I like to scale down jumping exercises for the kids, after all the principles behind the exercises are the same, whether the pole is on the floor or three foot high.
A couple of weeks ago a built a grid of three jumps for one of my little riders. It’s hard to measure distances accurately for little ponies in trot and over such tiny crosses. Anyway, there were about three trot strides between each cross. We built it up from poles on the floor to third hole from the bottom crosses, the purpose of the exercise was to improve my rider’s flexibility, and get her switching between her upright position and her jumping position quickly. I find that a lot of children have slow recovery times after fences, and find it difficult to use their tummy muscles to sit up again after fences.
We managed to improve my little rider’s position and repeatedly going into her jumping position highlighted to her any weaknesses. For example, if your toes tend to point down over a fence then by the time you’ve got to a second fence on a course your foot position has been corrected. But if you have to sit up and almost immediately fold forwards again, the second time feels less secure because your foot wasn’t in the correct place to start with.
So with her recovery time improving, I wanted this week to highlight the importance of recovering quickly after a jump. After all, we are going showjumping this weekend!
I built the Keyhole Exercise, which is one jump (I sometimes make this a double to ensure more advanced riders stay straight) then there were four pony trot strides to one of three fences after – one fence to the left, one to the right, and one straight after the first fence.
After warming up over the poles on the floor, practising steering between the jumps. Then I made the first fence a tiny cross. Just enough to get the pony picking his feet up and my rider doing her jumping position. After riding a set route, we built up the other fences to similar size crosses.
This was where it started to get more fun. The pony got a bit more excited about the jumps and picked up speed, obviously giving my rider less time between fences to steer. Her pony, whilst very good, has that typical mind of his own, and if you don’t tell him to go left he will make the decision himself and go in the direction of his choice.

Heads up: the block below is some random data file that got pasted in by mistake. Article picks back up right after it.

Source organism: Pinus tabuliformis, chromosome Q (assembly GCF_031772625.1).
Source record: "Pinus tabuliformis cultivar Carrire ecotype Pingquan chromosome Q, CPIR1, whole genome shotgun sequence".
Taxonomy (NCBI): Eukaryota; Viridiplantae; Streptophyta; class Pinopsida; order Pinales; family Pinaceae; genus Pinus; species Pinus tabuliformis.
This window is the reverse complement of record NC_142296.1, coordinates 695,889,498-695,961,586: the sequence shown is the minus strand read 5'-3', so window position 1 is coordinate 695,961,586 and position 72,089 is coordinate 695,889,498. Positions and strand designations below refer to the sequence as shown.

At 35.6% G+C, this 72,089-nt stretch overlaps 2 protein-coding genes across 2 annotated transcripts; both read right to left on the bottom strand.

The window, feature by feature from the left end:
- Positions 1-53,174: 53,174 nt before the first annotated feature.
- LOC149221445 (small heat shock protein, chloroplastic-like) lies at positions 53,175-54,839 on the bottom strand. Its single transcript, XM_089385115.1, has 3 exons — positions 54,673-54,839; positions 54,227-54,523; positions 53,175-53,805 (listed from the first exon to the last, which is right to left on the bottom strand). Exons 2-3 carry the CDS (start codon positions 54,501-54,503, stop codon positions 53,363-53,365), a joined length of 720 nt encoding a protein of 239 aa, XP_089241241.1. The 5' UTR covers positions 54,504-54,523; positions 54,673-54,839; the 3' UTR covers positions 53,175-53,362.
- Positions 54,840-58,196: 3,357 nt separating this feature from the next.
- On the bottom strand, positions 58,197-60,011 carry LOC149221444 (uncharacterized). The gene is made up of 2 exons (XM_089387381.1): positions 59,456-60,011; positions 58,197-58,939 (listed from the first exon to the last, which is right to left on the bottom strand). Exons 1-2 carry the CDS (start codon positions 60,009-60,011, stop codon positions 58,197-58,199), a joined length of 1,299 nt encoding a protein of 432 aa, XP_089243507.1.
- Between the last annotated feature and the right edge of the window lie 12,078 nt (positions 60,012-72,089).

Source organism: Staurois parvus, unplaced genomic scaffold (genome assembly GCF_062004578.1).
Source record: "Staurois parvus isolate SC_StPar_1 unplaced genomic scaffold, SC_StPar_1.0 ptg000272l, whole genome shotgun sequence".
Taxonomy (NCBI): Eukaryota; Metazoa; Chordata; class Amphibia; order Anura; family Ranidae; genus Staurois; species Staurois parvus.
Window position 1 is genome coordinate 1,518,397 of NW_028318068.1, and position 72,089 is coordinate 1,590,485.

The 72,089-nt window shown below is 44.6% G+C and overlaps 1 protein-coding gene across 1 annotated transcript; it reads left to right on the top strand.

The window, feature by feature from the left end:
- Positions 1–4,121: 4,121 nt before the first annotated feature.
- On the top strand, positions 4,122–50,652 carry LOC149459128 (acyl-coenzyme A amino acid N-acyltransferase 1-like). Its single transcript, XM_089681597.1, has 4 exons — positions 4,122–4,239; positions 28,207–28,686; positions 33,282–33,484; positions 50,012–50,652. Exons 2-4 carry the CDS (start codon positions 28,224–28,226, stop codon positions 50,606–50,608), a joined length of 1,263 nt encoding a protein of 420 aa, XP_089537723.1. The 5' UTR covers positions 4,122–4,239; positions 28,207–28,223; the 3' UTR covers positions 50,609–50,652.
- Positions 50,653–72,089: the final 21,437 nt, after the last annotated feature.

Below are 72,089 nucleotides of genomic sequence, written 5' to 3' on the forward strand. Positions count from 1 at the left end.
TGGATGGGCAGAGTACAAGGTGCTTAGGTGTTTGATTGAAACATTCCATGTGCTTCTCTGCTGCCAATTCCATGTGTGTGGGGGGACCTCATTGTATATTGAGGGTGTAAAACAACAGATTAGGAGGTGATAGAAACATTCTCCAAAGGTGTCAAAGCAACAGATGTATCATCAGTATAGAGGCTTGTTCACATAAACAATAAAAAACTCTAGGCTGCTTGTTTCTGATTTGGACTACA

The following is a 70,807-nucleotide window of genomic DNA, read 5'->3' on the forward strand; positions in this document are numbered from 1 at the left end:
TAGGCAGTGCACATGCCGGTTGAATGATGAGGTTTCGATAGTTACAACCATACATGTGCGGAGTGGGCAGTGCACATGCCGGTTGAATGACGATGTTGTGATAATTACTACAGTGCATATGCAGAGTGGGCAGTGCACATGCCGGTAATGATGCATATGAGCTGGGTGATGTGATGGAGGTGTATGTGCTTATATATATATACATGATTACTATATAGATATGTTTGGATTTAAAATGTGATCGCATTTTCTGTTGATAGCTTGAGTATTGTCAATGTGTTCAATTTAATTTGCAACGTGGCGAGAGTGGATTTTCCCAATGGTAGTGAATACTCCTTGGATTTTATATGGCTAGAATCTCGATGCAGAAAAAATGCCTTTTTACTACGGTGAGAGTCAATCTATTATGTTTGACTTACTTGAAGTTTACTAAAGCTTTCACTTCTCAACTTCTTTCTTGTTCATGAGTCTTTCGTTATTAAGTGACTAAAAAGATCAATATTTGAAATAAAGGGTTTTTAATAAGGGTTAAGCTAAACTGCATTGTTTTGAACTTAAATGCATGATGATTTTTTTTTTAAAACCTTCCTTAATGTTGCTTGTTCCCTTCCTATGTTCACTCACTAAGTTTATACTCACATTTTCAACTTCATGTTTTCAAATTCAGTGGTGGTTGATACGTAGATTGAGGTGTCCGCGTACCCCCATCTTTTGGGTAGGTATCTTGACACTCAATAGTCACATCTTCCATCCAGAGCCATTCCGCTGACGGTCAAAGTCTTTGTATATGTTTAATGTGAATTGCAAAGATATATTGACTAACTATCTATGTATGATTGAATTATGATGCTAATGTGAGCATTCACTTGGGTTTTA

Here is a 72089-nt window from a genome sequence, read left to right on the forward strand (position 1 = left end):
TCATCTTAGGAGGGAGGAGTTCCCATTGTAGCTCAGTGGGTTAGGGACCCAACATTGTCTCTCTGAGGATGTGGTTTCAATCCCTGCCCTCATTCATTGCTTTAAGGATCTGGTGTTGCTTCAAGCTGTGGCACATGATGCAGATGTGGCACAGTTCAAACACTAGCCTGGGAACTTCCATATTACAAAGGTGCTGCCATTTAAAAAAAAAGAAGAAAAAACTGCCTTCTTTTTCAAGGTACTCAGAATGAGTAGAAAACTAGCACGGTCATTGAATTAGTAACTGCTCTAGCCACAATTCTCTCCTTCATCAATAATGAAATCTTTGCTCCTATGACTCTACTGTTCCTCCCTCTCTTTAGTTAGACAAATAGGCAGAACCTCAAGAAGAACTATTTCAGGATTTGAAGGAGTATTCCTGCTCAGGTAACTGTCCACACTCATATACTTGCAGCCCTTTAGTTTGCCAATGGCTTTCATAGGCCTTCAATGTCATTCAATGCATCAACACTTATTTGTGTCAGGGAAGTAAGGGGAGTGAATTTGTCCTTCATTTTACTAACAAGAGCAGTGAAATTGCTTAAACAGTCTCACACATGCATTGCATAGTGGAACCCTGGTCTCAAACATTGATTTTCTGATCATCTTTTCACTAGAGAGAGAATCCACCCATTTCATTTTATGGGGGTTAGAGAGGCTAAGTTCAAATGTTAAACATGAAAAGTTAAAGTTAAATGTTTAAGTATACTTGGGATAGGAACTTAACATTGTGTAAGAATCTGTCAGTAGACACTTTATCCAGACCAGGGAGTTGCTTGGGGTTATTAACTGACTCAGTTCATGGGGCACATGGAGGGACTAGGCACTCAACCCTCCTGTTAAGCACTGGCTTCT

This meant that if my rider wasn’t quick enough to direct her pony, or committed enough with her aids, he tended to go from the first jump straight to the second.
Our focus was on preparing the turns, for example not waiting until after the first jump to start steering. Then it was also important to sit up quickly and use the reins and legs to turn her pony, and to keep turning until she got to the fence – this made my rider more determined with her aids and she became a bit more insistent.
After she’d managed to ride the set turns, we played a game where by I told her which jump to do as she was going over the first one by shouting out the colour of the corresponding poles. We had a few misdirections, when she was a little slow and not determined enough to direct her pony and he took the initiative, but it was really interesting to see my rider suddenly get a little bit more competitive, and start to ride more positively and determinedly between the fences. Which resulted in them getting it right every time!
At this point, I’d like to add in a bit of friendly competition in the form of group lessons with friends which I think will up my little rider’s game, because she will try that little bit harder to ride her lines and be that little bit bossier with her pony so that he doesn’t let her down. It’s a trait that all kids with ponies develop at some point; the sheer will and grit determination to ask for a move and be confident enough to keep asking until their pony obliges. After all, they have to make up for what they’re lacking in physical size and strength with the desire to succeed!